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10 Ways Right-Wingers Will Try to Wreck Any Economic Recovery

To keep conservatives from enacting policies that will kill a nascent economic recovery, progressives will have to organize against these top 10 economy killers.

Conservatives have a legislative agenda for 2011 that will hurt your ability to get or keep a job, your neighborhood's ability to recover from the recession and this country's ability to regain its footing in the global economy.

To keep conservatives from enacting policies that will kill a nascent economic recovery, progressives will have to organize against these top 10 economy killers.

1. Repeal of Health-Care Reform

Republicans have placed "repealing Obamacare" at the top of their legislative agenda for 2011. If they succeed, the economy is going to come down with multiple serious illnesses—at least 24, according to a report released this month by Rep. Peter Stark of the House Ways and Means Committee.

Among them: a $143 billion increase in the deficit by losing the savings the reforms created, an increase the number of uninsured by 30 million people, an end to free preventative care services and the loss of the requirement that insurance companies devote the bulk of premium payments to health care costs rather than expensive advertising and executive perks. While a Virginia judge is a conservative hero for blocking health-care reform's requirement that people buy private insurance, conservatives are silent on the fact that if that requirement goes, the reform's mandate that insurance companies cover preexisting conditions is unsustainable.

We'll be back to uncontrolled cost increases in private insurance. But, as the state of our health compared to other leading nations continues to decline, conservatives will at least be able to say that they maintained the United States' global leadership as the nation that spends the most on health care and gets the least.

2. Diminish the Federal Government's Ability to Support Job-Creation

Conservatives are poised to execute a strikingly broad assault against federal spending, particularly programs that help jump-start and steer the nation's job-creation engine. It includes the expected targets—such proven programs as Community Development Block Grants—as well as some new ones, such as the Small Business Administration (there goes all that Republican fealty to "small business") and even the requirement that the Federal Reserve take employment impact into account when it sets monetary policy.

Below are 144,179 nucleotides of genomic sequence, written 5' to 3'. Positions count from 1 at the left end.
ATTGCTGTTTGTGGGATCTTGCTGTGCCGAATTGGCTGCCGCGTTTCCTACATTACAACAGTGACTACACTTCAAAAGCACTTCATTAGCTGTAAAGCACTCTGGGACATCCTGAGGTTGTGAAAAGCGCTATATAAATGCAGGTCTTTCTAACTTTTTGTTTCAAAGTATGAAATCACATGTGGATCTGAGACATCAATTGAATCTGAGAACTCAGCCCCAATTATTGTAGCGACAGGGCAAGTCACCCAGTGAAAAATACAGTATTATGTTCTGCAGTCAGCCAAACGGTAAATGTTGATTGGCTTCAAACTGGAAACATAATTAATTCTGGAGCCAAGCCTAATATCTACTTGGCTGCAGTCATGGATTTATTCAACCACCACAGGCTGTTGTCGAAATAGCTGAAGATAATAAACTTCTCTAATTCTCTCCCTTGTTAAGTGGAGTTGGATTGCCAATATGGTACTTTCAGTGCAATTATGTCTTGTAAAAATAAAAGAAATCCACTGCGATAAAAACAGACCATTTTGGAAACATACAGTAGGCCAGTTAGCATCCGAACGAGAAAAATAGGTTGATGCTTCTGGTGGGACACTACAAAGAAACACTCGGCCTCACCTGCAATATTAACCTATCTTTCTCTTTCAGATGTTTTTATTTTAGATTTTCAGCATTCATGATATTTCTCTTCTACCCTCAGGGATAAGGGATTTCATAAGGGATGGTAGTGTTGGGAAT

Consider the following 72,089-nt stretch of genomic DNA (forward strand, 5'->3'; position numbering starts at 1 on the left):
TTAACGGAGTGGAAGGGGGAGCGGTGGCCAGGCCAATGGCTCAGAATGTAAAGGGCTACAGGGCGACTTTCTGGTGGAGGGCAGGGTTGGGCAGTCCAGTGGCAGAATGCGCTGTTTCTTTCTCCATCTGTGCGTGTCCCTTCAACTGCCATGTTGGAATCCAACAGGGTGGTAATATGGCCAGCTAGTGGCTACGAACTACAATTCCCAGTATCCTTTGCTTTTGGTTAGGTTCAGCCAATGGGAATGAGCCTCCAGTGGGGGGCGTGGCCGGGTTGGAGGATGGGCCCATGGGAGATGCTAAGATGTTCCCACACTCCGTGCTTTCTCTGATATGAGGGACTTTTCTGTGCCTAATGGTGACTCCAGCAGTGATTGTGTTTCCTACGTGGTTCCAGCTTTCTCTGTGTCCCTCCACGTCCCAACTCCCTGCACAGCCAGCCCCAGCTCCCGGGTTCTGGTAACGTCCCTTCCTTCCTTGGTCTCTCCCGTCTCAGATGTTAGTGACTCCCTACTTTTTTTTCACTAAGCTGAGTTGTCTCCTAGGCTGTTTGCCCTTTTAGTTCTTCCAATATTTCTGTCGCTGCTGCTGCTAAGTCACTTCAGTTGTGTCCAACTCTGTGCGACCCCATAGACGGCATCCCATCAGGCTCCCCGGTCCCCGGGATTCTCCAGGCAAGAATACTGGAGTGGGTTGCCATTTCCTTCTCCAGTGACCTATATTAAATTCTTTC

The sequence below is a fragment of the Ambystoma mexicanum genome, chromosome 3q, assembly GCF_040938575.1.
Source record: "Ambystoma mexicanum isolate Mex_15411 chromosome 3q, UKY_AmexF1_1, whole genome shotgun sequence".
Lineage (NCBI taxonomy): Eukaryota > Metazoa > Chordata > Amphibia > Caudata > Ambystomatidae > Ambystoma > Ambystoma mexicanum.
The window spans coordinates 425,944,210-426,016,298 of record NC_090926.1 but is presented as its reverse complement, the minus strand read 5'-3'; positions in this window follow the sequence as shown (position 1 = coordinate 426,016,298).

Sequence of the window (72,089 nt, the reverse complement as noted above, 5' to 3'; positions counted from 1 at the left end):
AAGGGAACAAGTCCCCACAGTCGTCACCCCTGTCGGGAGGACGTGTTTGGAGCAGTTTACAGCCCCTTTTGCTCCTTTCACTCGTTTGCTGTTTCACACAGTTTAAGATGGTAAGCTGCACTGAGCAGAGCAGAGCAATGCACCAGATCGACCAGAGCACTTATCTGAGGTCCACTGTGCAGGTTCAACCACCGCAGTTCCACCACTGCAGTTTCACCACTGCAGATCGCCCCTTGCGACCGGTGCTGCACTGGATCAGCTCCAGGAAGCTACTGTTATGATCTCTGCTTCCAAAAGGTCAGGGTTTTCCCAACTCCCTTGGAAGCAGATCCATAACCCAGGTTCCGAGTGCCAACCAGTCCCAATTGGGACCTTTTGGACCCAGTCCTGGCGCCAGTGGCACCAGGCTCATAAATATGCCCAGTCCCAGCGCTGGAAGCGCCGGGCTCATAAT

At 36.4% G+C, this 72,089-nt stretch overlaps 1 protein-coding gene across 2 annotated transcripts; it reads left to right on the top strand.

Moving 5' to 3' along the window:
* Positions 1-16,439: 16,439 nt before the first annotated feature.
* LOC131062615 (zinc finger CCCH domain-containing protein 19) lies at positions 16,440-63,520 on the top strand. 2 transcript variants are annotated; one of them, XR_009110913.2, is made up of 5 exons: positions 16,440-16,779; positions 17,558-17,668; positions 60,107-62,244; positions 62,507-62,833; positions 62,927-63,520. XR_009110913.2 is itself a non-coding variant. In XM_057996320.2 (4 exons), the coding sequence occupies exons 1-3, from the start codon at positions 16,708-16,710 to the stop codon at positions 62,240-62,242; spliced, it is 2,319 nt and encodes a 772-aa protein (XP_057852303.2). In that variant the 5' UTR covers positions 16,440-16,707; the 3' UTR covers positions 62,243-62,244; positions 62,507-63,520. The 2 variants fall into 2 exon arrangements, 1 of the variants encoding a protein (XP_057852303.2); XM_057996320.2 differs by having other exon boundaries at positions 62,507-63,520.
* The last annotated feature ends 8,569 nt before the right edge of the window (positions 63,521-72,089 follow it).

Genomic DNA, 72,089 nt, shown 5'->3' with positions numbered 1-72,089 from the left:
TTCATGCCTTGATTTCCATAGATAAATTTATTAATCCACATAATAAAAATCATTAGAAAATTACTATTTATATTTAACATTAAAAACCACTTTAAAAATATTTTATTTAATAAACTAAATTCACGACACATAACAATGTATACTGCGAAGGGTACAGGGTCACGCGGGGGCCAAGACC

That latest addition to the target list goes after the Humphrey-Hawkins full employment law, named after Rep. Augustus Hawkins, an early leader of the Congressional Black Caucus in the 1970s, and Sen. Hubert Humphrey. The law was passed in reaction to the Nixon-Ford inflation-fighting era, when the Fed ratcheted up interest rates to cool the economy, without regard to unemployment rates that were then approaching the scandalous levels of 9 percent. The right never liked this bill, but now with the election of people such as Rand Paul in the Senate and cheerleading from The Wall Street Journal editorial page, repeal has moved from right-wing think-tank wish lists to serious legislative agenda item.

Since the right can't complain about inflation—there is none— the enemy is "quantitative easing," the Fed's bid to pour liquidity into the economy in hopes that fuels investment and jobs. Take away quantitative easing and there's literally nothing left in the economic policy playbook to keep the economy from slipping back into recession.

3. Slash Federal Infrastructure Spending

The departing chairman of the House Transportation and Infrastructure Committee, Rep. James Oberstar, offered some rare frank talk earlier this year when he said the country's transportation network "was once the envy of the world" but has now "slipped into decline." And it's not just transportation: The systems that deliver clean water to our taps were given a grade of "D-" in 2009 by the American Society of Civil Engineers.

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